In Korea, this soup is called 참치 김치찌개, which is transliterated to chamchi kimchi jjigae (tuna kimchi stew). I lived in Korea for a while and my Korean friends taught me this basic version of kimchi soup. The traditional version includes pork, tofu, and other seasonings, but this version is simpler and cheaper.
Koreans always told me how healthy kimchi was. But when I lived in Korea I never knew why. Kimchi is made when cabbage (along with some other ingredients) is submerged in a salty brine and then left at room temperature to ferment. The process is called lacto-fermentation and it produces healthy bacteria (probiotics). So, kimchi is healthy because the process of making it creates live bacteria that promote gut health, aid in digestion, and strengthen the immune system. Learn more about the benefits of eating fermented food here.
You’ll want to use older kimchi that has been fermenting for a while for kimchi soup. New kimchi won’t taste as good. Here’s one brand of kimchi you can buy online or Asian supermarkets have a variety of Korean kimchi too. And there’s something about Korean tuna that is so good. You can find Korean tuna at Asian supermarkets or order it here on Amazon. Or just use whatever canned tuna you have.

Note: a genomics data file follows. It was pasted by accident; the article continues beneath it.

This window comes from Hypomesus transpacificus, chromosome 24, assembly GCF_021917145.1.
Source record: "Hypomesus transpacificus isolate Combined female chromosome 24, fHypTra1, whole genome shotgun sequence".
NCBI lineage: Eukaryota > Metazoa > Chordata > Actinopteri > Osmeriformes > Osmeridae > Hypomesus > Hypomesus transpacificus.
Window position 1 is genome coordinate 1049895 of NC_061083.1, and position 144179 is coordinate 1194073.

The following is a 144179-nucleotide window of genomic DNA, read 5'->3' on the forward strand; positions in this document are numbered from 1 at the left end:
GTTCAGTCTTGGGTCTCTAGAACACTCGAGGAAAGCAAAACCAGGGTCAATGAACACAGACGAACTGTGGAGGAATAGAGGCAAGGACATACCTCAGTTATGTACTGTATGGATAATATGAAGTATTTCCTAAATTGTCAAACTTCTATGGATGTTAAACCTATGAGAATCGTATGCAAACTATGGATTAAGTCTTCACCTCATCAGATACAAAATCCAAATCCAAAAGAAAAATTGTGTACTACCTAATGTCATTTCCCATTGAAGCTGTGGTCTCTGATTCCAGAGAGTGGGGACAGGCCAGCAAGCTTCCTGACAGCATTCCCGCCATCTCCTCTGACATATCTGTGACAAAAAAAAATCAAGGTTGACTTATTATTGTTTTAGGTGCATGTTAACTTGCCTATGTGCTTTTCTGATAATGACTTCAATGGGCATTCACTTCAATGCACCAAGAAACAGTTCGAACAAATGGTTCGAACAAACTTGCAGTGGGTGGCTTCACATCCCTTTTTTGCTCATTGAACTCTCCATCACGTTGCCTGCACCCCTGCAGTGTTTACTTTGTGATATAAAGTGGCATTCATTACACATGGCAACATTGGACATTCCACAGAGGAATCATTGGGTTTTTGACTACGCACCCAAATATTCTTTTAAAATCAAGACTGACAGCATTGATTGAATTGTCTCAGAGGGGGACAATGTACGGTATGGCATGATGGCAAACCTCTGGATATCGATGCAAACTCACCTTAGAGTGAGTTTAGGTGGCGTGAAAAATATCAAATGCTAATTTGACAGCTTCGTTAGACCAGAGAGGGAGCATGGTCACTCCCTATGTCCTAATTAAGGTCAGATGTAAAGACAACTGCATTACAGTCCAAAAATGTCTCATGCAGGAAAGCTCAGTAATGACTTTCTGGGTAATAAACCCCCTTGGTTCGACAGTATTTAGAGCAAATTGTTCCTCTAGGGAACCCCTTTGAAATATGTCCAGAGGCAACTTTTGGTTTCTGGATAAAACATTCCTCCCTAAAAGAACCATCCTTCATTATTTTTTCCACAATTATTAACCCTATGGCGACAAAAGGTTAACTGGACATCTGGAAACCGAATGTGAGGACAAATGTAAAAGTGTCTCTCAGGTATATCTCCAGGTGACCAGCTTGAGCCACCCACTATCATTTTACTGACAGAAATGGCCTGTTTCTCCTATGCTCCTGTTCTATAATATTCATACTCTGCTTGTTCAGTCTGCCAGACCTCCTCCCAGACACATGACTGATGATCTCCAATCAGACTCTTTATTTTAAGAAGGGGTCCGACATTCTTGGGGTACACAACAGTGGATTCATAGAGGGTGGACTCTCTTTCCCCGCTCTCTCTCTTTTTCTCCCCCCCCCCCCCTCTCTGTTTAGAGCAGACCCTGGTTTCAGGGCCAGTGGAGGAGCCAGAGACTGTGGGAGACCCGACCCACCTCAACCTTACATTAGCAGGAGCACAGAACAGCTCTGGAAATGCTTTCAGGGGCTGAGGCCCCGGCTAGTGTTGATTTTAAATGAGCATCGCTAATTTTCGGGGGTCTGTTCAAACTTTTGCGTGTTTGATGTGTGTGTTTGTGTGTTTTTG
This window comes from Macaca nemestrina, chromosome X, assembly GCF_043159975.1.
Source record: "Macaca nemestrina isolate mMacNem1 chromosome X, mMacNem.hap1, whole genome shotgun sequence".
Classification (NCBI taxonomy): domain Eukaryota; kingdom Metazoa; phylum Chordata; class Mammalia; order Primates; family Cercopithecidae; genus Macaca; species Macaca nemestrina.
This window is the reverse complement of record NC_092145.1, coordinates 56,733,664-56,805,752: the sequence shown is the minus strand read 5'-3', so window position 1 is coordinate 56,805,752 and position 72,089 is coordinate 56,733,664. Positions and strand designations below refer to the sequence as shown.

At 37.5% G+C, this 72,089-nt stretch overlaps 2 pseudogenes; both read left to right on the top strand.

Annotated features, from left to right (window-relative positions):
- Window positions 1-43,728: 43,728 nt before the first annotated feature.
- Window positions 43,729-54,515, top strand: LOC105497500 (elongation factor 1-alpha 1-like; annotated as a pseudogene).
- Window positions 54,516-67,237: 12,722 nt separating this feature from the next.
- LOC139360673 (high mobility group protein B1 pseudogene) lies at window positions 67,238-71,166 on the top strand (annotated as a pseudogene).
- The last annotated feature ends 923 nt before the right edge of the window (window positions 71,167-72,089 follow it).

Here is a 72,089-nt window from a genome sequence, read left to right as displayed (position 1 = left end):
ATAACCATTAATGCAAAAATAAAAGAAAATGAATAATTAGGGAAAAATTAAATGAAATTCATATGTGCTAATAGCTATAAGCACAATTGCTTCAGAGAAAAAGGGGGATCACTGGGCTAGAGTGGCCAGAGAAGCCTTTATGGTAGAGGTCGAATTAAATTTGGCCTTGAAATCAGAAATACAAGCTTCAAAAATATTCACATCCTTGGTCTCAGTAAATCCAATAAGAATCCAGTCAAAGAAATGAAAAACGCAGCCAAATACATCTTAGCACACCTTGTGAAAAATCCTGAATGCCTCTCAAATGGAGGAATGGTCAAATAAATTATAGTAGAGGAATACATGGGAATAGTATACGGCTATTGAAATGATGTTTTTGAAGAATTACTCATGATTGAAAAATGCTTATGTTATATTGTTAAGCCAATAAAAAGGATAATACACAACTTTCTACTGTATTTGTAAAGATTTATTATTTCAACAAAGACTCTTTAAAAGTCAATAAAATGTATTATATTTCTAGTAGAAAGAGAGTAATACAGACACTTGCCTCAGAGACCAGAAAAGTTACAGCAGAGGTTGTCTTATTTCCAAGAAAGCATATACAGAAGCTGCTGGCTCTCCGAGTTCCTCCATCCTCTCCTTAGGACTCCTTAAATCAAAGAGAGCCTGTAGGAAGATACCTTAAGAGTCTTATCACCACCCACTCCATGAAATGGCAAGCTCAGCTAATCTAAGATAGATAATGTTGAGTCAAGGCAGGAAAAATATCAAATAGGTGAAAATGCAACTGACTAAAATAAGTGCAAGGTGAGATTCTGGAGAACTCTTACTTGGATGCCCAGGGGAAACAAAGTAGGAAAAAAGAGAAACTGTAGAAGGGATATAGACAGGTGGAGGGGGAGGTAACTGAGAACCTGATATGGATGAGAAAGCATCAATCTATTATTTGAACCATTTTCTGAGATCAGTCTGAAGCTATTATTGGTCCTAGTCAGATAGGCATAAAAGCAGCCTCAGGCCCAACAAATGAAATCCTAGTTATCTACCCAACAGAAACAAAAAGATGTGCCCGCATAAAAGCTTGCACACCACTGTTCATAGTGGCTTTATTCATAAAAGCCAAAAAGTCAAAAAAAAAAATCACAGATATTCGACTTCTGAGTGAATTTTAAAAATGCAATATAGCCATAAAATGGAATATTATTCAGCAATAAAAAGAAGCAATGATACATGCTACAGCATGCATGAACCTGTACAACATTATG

If buying the ingredients and making it seems intimidating, order it at a Korean restaurant first and try it out. The more you eat it the more you’ll love it.
- 1 Tbsp butter, lard, tallow, or extra-virgin olive oil
- 1½ cups kimchi, cut into 1 inch pieces
- 1 can tuna
- 2½ cups water
- ½ cup kimchi broth (the juice in the kimchi jar)
- 1 tsp unrefined sea salt
- 1 green onion, chopped (optional)
- Heat a pot over medium heat and add the butter.
- Add the kimchi and tuna and saute for about 5 minutes, stirring occasionally.
- Add water and kimchi broth and bring to a boil.
- Boil for 10-15 minutes.
- Season with salt, adding it gradually as you taste it.
- Add chopped green onion.
- Serve hot with a bowl of rice on the side.
Disclaimer: Some of the above links are Amazon affiliate links, which means if you click on them and purchase a product I will earn a commission on that product with no extra cost to you. I have used all of the products listed and I highly recommend them.
This looks so simple I have to try it! I’ve been wanting to try kimchi for a while so here goes! Thanks for the recipe!
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Leo Tat says
My first experience of fermented vegetables was at six years old when my mum made fermented Vietnamese vegetables. When I became an adult and watched Korean drama, I see Kimchi and always wanted to try it. When I eventually tried, it tasted different to the Vietnamese version, and I wasn’t keen. But like you, it grew on me, and now we buy it from a local Korean supermarket. Seeing from your recipe that it’s so simple to make, we will give it a go!
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Judith Fertig says
Great article! I going to try this recipe by this weekend. Thanks for sharing!
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